GREENBURGH, N.Y. -- The adjustment to the triangle offense has been "a struggle" for J.R. Smith, and it isn't just because the system is foreign to him.
A candid Smith admitted that he must alter his shooter mentality and wrap his mind around the team-first concept being preached by Knicks coach Derek Fisher and president Phil Jackson.
And it hasn't been the smoothest transition for the former Sixth Man of the Year, who has been trying not to force shots.
"Yeah, absolutely," Smith said when asked if he has had to make a conscious effort to play differently. "I mean, believe it or not, being the type of player I've been, it's a struggle. I'm not going to lie.
"Trying to think about the rest of the team over myself or my scoring is something that I never really had to do before," Smith continued. "I've always been in a situation to score, [now I'm] in position to take my time and let the game come and let my teammates succeed more than myself, I think that's the ultimate win."
The Knicks' adjustment to the triangle, not just physically but mentally, will take time. It has not been easy so far in the preseason for the Knicks, who also have had to deal with injuries to Andrea Bargnani and Jose Calderon.
Smith admitted his struggles after scoring five points in 23 minutes in a 103-100 win over the Wizards on Wednesday night.
This preseason, Smith is averaging 8.5 points and shooting 39 percent from the field in six preseason games. Smith said Fisher has explained why the team-first mentality that comes with the triangle works.
"He just told me -- look at the rings they have," Smith said. "It's worked. I want one so bad, I'll do whatever it takes. If it takes me sacrificing my scoring, that's what it takes."
Fisher says the project of installing the triangle and the overhaul in mentality will not happen overnight.
"You know J.R. like many players, this is difficult to do," Fisher said at practice Thursday. "Last night, we talked about we're not just installing new software to the computer. We're building a computer from scratch, and that's not easy to do."
When Jackson took over as team president of the Knicks, one of his major goals was to develop a new culture and way of thinking in the franchise. Like he did with his previous stops with the Bulls
NEW YORK -- Derek Fisher says he's fine with the uncertainty, but you wonder how he can be.
His New York Knicks now have less than a week to go before they play for real. They have just one more of these preseason games to go.
And yet, when Fisher was asked before Wednesday night's 103-100 win over the Washington Wizards if he's closer to identifying a rotation, his answer was basically what it has been for a few days now.
"We're still searching," Fisher said.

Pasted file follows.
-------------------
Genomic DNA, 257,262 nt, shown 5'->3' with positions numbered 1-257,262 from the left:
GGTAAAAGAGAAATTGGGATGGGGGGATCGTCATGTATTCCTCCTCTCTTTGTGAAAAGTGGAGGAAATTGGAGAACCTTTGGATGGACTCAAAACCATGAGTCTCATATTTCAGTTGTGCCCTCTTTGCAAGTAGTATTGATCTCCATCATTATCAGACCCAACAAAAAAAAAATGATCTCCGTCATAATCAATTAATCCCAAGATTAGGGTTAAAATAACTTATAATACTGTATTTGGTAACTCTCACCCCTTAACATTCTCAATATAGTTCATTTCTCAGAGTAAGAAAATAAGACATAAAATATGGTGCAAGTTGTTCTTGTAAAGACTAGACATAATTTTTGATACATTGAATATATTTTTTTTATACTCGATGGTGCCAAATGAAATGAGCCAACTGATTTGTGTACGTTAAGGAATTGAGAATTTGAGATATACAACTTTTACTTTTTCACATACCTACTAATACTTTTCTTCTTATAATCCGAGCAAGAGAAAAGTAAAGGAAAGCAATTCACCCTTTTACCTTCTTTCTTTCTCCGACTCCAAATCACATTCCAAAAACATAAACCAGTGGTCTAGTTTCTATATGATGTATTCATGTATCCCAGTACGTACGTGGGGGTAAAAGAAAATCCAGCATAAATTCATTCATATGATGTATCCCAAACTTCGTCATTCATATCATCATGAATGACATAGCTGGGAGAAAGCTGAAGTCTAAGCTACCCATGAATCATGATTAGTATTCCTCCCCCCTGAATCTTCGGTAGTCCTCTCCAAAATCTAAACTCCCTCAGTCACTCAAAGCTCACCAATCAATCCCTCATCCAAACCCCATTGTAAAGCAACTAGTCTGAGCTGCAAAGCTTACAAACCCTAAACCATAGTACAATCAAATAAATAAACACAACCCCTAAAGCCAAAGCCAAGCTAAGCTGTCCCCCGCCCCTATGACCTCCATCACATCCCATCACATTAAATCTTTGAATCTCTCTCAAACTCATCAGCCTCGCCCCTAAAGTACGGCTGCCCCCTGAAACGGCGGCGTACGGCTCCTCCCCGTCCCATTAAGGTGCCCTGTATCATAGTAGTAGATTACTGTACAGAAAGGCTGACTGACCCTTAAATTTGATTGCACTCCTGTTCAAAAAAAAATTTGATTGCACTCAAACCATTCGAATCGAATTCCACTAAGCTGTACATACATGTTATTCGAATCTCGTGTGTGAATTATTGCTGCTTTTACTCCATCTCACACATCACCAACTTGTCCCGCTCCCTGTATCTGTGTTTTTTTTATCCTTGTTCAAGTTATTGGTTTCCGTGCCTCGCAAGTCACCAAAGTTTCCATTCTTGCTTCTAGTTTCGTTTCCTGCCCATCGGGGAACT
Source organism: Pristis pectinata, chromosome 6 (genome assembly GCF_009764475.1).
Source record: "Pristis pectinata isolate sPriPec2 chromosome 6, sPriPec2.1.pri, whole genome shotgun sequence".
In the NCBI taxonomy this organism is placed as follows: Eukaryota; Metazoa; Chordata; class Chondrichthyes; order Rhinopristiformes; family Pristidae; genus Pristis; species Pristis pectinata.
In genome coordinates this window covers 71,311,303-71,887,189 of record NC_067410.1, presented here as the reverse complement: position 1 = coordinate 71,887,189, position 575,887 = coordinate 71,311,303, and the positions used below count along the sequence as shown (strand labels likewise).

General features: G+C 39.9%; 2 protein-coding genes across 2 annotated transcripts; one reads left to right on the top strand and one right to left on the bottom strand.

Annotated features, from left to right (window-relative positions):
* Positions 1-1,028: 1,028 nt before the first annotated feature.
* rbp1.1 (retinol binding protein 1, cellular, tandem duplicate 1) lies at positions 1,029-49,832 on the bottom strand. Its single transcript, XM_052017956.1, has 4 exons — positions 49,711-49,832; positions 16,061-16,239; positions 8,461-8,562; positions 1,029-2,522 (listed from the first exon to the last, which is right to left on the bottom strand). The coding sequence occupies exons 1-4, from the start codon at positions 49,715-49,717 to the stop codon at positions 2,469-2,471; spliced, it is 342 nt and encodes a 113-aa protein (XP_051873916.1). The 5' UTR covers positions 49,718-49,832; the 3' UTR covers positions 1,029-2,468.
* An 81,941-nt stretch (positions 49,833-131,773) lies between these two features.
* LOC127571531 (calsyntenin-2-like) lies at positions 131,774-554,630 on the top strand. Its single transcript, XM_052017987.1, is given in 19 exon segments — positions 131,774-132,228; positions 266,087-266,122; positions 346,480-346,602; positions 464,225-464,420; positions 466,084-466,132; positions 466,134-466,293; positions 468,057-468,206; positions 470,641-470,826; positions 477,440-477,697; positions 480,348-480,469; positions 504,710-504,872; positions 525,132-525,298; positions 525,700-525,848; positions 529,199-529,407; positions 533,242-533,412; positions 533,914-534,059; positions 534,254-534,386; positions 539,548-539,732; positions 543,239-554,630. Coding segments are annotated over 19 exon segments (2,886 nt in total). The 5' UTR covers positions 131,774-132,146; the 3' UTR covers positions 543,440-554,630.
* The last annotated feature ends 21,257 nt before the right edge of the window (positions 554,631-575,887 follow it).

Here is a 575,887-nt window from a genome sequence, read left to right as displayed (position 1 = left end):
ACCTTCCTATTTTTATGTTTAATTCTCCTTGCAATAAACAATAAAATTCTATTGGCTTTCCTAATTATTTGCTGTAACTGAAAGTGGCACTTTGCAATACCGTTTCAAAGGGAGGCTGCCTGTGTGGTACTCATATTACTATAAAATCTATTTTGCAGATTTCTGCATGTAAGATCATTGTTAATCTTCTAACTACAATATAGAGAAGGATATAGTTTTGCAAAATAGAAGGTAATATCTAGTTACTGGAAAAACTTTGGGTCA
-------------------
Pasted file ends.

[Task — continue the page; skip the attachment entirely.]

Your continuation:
Asked after the game if he's closer to figuring out the starting power forward position, it was more of the same.
"It's definitely still a work in progress," he said.
Remember, less than a week to go before it counts. One preseason game to go.
The Knicks have a rookie coach, and you know he'd love to spend these final tune-up games putting players in the spots they'll be in beginning next Wednesday night against the Chicago Bulls. You know he'd love to have everything set.
Derek Fisher started with a lineup of Carmelo Anthony, Jason Smith, Samuel Dalembert, Shane Larkin and Tim Hardaway Jr. Wednesday.
The Knicks remain hopeful they'll have everyone ready to go next week, but they're increasingly convinced they won't have everyone playing before next week. Three players expected to be in their regular rotation sat out Wednesday's game, and it's very possible none of the three will play in the final preseason game Friday night in Montreal against the Toronto Raptors.
Andrea Bargnani, who might well have been the starting power forward if he were healthy, missed his fifth consecutive game Wednesday because of a hamstring injury. Quincy Acy, who started the past four games at power forward, was out Wednesday with a sore right wrist. Point guard Jose Calderon was also missing with a calf injury.
Does any of that matter? Not necessarily, because these games don't count and these injuries don't appear to be serious.
But the Knicks are a team with a new coach, and a team learning a new system, a team about to go into an opening game against one of the Eastern Conference favorites without a true dress rehearsal.
At least the Knicks were able to give their home fans an exciting win Wednesday. Carmelo Anthony made a three-point play with 13.9 seconds left, and the Knicks played good enough defense to keep the Wizards from getting a good enough shot to tie it.
"It was nice to win," said Anthony, who played 34 minutes and scored 30 points. "A test for us to see if we could pull games out, to see if we could win."
They did win, and two nights after giving up 120 points in a loss to the Milwaukee Bucks, the Knicks even played a little defense.
"We played better defense in the second half than we have for a while," J.R. Smith said.